Ca2+-activated K+ channels in airway smooth muscle are inhibited by cytoplasmic adenosine triphosphate

Klaus Groschner, Shai D. Silberberg, Craig H. Gelband, Cornelis van Breemen

Research output: Contribution to journalArticlepeer-review

27 Scopus citations


Large-conductance Ca2+-activated K+ channels were studied in membranes of cultured rabbit airway smooth muscle cells, using the patch-clamp technique. In cell-attached recordings, channel openings were rare and occurred only at very positive potentials. Bradykinin (10 μM), an agonist which releases Ca2+ from the sarcoplasmic reticulum, transiently increased channel activity. The metabolic blocker 2,4-dinitrophenol (20 μM), which lowers cellular adenosine triphosphate (ATP) levels, induced a sustained increase of channel activity in cell-attached patches. In excised patches, these channels had a slope conductance of 155 pS at 0 mV, were activated by depolarization and by increasing the Ca2+ concentration at the cytoplasmic side above 10-7 mol/l. ATP, applied to the cytoplasmic side of the patches, dose-dependently decreased the channel's open-state probability. An inhibition constant (Ki) of 0.2 mmol/l was found for the ATP-induced inhibition. ATP reduced the Ca2+ sensitivity of the channel, shifting the Ca2+ activation curve to the right and additionally reducing its steepness. Our results demonstrate that cytoplasmic ATP inhibits a large-conductance Ca2+-activated K+ channel in airway smooth muscle. This ATP modulation of Ca2+-activated K+ channels might serve as an important mechanism linking energy status and the contractile state of the cells.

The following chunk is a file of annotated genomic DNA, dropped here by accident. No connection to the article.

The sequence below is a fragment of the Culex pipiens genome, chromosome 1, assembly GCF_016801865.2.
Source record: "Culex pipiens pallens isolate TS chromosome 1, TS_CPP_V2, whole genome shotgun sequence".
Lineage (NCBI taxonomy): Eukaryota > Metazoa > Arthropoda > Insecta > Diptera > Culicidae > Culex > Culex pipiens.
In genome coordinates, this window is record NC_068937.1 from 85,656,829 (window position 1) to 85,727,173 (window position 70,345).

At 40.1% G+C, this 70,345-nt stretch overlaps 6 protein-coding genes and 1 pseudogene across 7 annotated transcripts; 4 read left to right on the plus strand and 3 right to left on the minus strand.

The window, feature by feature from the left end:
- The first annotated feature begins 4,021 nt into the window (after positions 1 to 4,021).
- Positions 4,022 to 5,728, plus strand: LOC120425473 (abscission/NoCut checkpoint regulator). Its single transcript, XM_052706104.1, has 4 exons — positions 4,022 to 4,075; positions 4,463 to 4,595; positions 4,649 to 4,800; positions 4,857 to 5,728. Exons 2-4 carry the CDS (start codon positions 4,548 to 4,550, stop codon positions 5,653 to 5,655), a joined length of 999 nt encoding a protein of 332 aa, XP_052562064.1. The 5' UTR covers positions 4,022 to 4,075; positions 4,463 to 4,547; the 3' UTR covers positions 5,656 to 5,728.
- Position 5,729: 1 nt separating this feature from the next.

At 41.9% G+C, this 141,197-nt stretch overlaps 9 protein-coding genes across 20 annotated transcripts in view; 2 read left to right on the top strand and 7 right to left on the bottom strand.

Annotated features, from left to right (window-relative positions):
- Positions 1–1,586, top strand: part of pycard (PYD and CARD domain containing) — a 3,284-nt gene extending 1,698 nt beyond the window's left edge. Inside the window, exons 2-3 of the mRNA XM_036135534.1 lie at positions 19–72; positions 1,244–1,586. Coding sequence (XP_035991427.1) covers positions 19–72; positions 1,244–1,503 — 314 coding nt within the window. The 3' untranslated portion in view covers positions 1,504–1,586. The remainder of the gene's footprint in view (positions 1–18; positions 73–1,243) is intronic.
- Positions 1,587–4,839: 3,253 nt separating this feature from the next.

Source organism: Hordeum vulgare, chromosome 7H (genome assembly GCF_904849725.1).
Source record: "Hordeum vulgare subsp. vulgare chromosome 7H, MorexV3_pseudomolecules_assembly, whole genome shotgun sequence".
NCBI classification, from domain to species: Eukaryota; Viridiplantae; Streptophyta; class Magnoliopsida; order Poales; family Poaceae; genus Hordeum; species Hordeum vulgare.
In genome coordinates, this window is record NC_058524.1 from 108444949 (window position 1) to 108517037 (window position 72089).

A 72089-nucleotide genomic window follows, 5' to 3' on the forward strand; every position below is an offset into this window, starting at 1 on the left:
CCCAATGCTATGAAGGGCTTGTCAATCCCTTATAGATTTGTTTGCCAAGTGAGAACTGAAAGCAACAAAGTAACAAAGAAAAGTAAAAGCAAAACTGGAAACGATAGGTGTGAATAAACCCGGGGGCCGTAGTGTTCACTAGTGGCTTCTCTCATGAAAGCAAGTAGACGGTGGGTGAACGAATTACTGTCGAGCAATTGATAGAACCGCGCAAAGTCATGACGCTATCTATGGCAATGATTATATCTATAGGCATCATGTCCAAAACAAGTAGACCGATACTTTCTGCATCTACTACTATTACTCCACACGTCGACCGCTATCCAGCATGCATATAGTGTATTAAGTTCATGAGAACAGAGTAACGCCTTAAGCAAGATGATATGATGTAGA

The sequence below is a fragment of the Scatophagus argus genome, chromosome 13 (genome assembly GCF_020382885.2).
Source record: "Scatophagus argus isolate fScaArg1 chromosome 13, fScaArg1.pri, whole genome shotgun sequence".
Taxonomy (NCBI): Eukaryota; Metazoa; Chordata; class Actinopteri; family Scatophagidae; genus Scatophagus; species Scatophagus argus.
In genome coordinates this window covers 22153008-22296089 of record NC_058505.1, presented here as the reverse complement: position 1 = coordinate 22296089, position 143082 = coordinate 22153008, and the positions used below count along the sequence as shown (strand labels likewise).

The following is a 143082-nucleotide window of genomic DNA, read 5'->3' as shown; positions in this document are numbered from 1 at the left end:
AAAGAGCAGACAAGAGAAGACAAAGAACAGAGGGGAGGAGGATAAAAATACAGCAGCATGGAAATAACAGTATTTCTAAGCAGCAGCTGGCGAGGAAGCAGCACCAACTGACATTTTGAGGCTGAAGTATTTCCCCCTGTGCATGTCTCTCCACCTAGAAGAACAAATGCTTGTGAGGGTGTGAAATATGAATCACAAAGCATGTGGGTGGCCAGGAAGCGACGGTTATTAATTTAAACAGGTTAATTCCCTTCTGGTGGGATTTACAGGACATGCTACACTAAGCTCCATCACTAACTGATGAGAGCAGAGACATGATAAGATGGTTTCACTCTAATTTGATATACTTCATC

Original languageEnglish
Pages (from-to)517-522
Number of pages6
JournalPflugers Archiv European Journal of Physiology
Issue number5
StatePublished - 1 Jan 1991
Externally publishedYes


  • ATP sensitivity
  • Airway smooth muscle
  • Ca-activated K channels
  • Patch-clamp

ASJC Scopus subject areas

  • Physiology
  • Clinical Biochemistry
  • Physiology (medical)


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